February 9, 2012
Genetic Rosetta Stone Unveiled In Nature
Scientists have developed a new community resource that may act as a Rosetta stone for revealing the genetic basis of traits and disease.
A paper in the Feb. 9 issue of Nature describes the Drosophila Genetic Reference Panel (DGRP), which provides the highest-resolution view to date, of the genome structure and variation in a population of 192 fruit flies with diverse traits. The study was led by Trudy Mackay, professor of genetics at North Carolina State University, in collaboration with the Human Genome Sequencing Center at Baylor College of Medicine and David Mittelman, associate professor at Virginia Bioinformatics Institute at Virginia Tech."One of the grand challenges of biology is to understand how genetic variants and environmental factors interact to produce variation in complex phenotypes such as height, behaviors, and disease susceptibility within populations. This effort has been stymied by the lack of knowledge of all genetic variants in a population of a genetically tractable model organism. The DGRP sequences provide such a resource," Mackay noted.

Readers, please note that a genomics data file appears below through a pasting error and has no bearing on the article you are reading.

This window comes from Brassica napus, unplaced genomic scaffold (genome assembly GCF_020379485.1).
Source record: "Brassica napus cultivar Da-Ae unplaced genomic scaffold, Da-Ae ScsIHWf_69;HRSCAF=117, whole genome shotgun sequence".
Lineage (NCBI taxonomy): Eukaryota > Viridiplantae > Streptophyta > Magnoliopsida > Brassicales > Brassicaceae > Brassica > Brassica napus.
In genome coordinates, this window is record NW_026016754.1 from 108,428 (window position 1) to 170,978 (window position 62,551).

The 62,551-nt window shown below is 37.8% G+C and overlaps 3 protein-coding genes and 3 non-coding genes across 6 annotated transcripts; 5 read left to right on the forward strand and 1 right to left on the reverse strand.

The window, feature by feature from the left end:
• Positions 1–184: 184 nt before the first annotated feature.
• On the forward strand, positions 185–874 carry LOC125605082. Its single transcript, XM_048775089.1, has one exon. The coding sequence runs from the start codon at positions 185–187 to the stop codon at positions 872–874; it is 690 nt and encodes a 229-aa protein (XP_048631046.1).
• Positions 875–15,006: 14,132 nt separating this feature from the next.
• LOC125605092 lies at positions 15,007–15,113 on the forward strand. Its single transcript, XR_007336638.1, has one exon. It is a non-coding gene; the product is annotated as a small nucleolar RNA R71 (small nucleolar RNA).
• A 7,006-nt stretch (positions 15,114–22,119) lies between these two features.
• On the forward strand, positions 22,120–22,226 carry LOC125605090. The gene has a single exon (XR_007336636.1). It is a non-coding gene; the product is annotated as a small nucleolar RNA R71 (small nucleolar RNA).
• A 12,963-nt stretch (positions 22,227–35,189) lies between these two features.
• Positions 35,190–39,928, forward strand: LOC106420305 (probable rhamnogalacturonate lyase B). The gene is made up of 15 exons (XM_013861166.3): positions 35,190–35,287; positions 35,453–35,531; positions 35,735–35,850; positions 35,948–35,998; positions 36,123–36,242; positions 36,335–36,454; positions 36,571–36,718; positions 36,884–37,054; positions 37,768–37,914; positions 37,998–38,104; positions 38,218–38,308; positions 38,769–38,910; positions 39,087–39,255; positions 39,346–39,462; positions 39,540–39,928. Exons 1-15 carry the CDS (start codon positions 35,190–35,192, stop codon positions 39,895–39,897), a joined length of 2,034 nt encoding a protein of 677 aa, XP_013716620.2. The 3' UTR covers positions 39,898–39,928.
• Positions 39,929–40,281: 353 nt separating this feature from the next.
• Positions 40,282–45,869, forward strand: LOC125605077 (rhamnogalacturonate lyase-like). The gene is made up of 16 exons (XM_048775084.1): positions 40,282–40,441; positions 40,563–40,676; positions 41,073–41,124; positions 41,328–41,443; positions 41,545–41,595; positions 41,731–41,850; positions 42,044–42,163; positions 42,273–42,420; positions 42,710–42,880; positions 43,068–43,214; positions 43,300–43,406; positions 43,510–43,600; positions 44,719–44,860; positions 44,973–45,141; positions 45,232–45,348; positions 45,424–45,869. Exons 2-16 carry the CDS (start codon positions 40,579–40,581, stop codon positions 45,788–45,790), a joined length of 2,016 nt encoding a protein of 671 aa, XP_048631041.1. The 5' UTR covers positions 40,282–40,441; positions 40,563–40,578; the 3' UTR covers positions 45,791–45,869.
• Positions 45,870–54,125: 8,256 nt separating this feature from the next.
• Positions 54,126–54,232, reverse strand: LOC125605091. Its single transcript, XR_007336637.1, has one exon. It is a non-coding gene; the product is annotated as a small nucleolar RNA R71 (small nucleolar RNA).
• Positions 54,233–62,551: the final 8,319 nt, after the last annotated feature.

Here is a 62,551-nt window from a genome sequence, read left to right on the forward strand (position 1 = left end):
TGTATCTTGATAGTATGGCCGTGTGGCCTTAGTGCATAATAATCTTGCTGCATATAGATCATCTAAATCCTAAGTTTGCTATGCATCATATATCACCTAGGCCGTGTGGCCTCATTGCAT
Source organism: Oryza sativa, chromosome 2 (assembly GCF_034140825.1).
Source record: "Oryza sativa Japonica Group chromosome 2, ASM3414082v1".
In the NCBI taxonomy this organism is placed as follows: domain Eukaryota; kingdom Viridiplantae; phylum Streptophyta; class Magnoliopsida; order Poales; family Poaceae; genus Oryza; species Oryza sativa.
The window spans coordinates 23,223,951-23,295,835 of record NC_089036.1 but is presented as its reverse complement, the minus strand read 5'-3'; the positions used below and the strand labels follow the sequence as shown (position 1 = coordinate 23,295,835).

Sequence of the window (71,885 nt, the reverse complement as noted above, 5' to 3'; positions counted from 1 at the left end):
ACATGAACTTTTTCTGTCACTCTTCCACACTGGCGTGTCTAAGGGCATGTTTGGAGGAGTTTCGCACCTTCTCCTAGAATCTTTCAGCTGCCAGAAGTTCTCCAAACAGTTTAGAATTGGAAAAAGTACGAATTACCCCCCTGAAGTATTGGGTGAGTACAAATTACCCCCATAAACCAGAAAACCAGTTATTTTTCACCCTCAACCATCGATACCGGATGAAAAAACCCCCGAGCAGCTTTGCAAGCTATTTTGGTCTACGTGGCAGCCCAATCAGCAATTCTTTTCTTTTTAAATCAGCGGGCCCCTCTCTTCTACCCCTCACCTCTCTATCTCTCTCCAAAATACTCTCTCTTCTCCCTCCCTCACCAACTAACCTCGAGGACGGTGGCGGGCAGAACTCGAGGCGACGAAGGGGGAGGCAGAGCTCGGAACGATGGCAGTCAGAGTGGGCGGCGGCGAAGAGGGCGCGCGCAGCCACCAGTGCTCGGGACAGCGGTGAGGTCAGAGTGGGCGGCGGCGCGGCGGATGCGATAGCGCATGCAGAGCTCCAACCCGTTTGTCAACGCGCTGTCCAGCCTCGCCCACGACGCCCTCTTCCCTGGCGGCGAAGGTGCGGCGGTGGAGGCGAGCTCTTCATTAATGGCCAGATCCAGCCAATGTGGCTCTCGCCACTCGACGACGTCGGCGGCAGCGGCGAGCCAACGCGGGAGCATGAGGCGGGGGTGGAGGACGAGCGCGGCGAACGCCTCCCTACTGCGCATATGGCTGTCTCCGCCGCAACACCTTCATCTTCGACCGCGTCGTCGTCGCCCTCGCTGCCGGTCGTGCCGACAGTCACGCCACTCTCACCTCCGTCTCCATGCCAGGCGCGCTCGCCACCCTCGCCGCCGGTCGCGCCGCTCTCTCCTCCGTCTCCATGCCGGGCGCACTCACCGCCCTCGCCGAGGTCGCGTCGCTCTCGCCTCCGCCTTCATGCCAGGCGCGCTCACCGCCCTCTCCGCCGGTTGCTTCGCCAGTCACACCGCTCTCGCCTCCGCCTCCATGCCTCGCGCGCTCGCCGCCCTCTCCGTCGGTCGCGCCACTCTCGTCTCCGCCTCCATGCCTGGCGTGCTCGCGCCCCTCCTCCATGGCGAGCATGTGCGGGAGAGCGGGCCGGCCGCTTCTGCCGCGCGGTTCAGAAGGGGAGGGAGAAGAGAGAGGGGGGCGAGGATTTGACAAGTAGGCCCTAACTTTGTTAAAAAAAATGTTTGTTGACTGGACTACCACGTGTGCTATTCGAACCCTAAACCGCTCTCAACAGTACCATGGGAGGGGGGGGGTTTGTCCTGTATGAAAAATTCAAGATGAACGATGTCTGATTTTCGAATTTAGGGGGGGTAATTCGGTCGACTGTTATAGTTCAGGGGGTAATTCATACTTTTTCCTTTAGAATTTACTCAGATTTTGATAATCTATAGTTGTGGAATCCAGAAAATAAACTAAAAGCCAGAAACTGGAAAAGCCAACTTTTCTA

It's been known for a long time that genes often work in concert to produce different effects, or phenotypes. But determining the exact contribution of these genes and genetic changes within them to animal traits remains a key challenge in genetics.
That's where model organisms like Drosophila melanogaster (the common fruit fly) shine. Using inbred strains of fruit flies in controlled environments, researchers can use whole genome data, which captures genetic changes at the nucleotide level, to better explain why strains exhibit variable traits. The DGRP acts as a "living library" of this information, helping researchers understand both common traits and rare variants.
Mittelman, with support from the NVIDIA Foundation's Compute the Cure Award, aided the study by analyzing genetic variation in the Drosophila population. Said Mittelman, "To truly exploit whole genome sequencing as a means of determining the basis for traits and disease, it is critical to develop methods for detecting all forms of genetic variation. In this study, we developed a method for measuring tandem repeat variation, which has been shown to modulate gene function, traits, and disease." A companion paper describing this method has been submitted for publication to enable others to exploit these tools in their research.
The study has far reaching effects that span animal breeding, pesticide development, and personalized medicine.
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